- A collective or short-hand name for agile approaches and techniques that overlaps with Agile's core values.
Whether we're talking about philosophy or agile techniques, the same two principles lie at the heart of Agile's success - its core values and methods.
An Agile Explosion
While Agile has long been a popular methodology in the tech world, the COVID-19 pandemic has rocketed Agile to popularity levels never seen before. In a world where remote working and distributed workforces are the norm, Agile stood out as the methodology that could produce the best results.
In fact, a report by Digital.ai found that Agile adoption grew from 37% in 2020 to a whopping 86% in 2021. Significantly, growth in non-IT lines of business also rose substantially, suggesting that agile is firmly taking hold in the mainstream.
Respondents cited visibility, managing priorities, and alignment between business and IT as the strongest positive impacts of Agile adoption.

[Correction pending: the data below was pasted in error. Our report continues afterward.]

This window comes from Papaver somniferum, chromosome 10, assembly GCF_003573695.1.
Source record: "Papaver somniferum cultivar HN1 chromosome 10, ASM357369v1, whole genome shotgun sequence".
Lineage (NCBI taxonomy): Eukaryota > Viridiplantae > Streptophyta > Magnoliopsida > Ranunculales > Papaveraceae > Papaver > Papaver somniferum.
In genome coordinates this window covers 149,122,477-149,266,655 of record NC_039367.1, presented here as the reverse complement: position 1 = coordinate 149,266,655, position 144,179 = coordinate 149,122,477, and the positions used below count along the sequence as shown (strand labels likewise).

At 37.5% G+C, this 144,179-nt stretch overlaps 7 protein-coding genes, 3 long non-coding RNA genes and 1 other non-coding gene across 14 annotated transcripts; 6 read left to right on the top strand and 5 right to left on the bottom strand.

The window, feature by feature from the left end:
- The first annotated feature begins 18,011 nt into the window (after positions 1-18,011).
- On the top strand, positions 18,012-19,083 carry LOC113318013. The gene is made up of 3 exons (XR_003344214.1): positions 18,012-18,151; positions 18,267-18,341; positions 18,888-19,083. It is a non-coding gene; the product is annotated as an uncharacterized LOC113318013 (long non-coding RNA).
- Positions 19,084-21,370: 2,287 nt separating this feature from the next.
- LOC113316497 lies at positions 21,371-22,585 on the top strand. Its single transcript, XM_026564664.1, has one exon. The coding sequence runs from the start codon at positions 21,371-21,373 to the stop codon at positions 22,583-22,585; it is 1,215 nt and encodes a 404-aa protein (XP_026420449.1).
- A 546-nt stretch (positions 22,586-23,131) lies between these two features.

Agile Manifesto Values
We talk about agile philosophy, but how do you define a philosophy? Put simply, Agile philosophy is marked by the flexibility and speed of the team and maximum transparency of work processes.
Essentially, Agile isn't about paperwork, reporting, and a rigid plan. Instead, it's about constant and continuous communication with the client and a willingness to respond quickly to project changes as they arise.
To understand why Agile philosophy is the way it is, let's dive into the four core agile manifesto values that drive it.
The four core values of Agile as outlined in the Agile Manifesto are:
Individuals and interactions over processes and tools.
Agile places more value on people than processes and tools. Why? Because if processes and tools are viewed as the primary way to manage development, people must conform to the limits of the processes and tools. This limit-inducing conformity makes it hard to accommodate new ideas and new requirements. Tools and processes must serve the team, not the other way around. As a result, in Agile approaches, employees choose the tools and processes that work best for them. Lastly, responsibility for the end result is shared among the team rather than falling on one set of shoulders.
Working software over comprehensive documentation.